Privacy “cannot be a luxury good”, Google’s chief executive said today, while vowing his company would protect its users’ information.
Sundar Pichai, who also leads parent company Alphabet, said privacy was “at the heart of what we do”.
“Users come to Google at very important moments, ask us questions, we deal with people’s sensitive information in Gmail, Google Photos and so on, and so we have to earn their trust,” he said during a session at the World Economic Forum in Davos.
Picahi pointed to the EU’s General Data Protection Regulation (GDPR), which he described as a “great template” that could provide a framework for other countries.
He added that artificial intelligence (AI) could help to improve privacy, as it would allow the company to use less data over time.
Picahi, who took over the top role at Alphabet after founders Larry Page and Sergey Brin stepped down last month, argued that healthcare offered the biggest potential for AI over the next decade.
US politicians have raised concerns about Google’s access to the health records of tens of millions of Americans. Healthcare giant Ascension, which operates 150 hospitals across the US, is the company’s biggest cloud computer customer in the sector.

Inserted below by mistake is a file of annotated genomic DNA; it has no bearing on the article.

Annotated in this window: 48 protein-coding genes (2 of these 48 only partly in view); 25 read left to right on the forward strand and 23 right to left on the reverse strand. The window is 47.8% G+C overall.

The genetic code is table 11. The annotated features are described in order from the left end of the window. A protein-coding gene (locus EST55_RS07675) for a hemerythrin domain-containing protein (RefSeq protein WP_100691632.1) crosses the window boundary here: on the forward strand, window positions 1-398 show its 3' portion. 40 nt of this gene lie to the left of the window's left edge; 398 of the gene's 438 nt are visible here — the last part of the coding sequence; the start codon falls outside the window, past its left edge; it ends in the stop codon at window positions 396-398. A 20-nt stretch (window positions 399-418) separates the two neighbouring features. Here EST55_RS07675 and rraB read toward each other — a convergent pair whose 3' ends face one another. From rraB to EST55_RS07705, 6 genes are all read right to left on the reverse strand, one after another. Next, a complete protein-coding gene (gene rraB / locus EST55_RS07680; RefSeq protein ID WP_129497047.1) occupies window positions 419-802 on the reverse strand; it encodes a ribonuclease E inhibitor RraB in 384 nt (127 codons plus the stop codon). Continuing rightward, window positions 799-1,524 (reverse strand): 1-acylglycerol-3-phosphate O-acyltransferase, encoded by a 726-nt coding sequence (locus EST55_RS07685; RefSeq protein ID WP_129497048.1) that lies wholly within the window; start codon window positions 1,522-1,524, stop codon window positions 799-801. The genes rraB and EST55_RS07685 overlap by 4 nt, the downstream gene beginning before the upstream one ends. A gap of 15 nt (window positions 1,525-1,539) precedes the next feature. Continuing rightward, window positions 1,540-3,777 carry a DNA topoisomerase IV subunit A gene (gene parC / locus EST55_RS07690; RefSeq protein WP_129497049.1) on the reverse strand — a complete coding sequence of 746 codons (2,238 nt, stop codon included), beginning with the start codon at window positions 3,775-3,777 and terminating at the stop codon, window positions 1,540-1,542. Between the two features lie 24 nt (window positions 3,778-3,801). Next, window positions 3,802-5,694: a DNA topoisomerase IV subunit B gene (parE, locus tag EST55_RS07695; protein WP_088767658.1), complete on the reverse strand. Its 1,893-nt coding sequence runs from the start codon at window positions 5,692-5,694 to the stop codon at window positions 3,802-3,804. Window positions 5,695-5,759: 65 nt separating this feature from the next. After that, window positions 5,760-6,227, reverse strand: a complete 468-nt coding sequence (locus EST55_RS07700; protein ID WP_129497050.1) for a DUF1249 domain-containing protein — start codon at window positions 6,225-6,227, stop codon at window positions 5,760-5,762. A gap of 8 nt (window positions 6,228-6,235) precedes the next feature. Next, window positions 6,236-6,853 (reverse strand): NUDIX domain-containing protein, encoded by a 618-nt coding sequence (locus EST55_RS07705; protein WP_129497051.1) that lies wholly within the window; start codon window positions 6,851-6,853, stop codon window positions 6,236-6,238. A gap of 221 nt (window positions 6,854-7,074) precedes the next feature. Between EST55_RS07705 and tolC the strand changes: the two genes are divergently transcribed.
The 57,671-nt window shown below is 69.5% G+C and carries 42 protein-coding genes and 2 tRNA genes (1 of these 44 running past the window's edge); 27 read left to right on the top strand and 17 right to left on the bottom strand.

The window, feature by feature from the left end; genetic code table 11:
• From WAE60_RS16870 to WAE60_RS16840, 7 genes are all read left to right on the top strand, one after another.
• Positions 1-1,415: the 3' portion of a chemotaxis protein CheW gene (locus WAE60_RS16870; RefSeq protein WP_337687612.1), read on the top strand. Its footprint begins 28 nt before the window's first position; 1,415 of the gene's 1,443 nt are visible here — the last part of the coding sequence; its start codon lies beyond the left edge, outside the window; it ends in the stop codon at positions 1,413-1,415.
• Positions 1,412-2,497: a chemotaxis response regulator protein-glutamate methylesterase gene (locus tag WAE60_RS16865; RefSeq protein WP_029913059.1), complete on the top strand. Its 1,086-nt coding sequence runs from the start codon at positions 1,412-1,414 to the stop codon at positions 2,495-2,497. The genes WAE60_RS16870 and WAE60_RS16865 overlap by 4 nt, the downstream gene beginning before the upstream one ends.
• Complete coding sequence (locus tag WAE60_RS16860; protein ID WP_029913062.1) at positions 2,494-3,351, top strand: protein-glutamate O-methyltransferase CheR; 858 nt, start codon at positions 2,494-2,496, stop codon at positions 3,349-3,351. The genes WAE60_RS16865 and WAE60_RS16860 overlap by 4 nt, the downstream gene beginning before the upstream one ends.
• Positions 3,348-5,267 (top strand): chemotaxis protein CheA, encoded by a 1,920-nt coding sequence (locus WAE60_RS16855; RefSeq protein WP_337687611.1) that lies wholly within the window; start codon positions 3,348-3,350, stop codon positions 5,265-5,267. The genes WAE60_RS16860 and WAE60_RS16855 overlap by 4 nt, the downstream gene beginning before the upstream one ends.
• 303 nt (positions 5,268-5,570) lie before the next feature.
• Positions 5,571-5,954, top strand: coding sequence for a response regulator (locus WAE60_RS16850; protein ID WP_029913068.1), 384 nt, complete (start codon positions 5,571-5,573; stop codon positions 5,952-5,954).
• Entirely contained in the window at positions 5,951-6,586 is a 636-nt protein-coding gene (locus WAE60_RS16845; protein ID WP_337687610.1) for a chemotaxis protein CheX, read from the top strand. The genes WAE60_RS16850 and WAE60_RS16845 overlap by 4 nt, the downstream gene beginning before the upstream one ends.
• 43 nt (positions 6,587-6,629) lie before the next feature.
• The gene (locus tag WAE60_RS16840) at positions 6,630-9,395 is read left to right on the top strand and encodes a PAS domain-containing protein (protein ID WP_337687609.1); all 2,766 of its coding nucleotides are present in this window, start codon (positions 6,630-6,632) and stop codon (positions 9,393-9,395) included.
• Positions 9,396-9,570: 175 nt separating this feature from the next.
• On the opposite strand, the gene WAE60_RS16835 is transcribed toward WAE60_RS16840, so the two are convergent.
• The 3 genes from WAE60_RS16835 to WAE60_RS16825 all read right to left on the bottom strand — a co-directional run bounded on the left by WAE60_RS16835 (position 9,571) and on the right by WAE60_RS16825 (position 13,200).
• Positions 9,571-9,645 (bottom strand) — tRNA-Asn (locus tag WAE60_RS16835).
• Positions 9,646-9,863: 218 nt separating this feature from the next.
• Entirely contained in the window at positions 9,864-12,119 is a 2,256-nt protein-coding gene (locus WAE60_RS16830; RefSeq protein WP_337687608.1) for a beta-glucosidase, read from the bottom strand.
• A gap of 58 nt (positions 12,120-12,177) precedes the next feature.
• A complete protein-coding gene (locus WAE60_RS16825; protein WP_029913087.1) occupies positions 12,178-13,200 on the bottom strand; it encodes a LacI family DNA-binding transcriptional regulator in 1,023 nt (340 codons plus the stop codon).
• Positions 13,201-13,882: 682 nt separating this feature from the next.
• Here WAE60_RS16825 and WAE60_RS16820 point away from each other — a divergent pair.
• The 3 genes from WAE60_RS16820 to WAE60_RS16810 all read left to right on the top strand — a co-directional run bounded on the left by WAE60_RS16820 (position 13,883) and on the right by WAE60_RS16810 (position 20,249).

But Pichai insisted any data linked to the hospitals was owned by those institutions, not Google.
“But look at the potential here. Cancer is often missed and the difference in outcome is profound,” he said.
“In lung cancer, for example, five experts agree this way and five agree the other way. We know we can use artificial intelligence to make it better.”
The EU is currently drawing up proposals on AI regulation, and Pichai called for a “common framework” to ensure the technology is used responsibly.
Yesterday the tech boss backed a temporary EU ban on facial recognition technology to give authorities time to work out how to prevent abuses.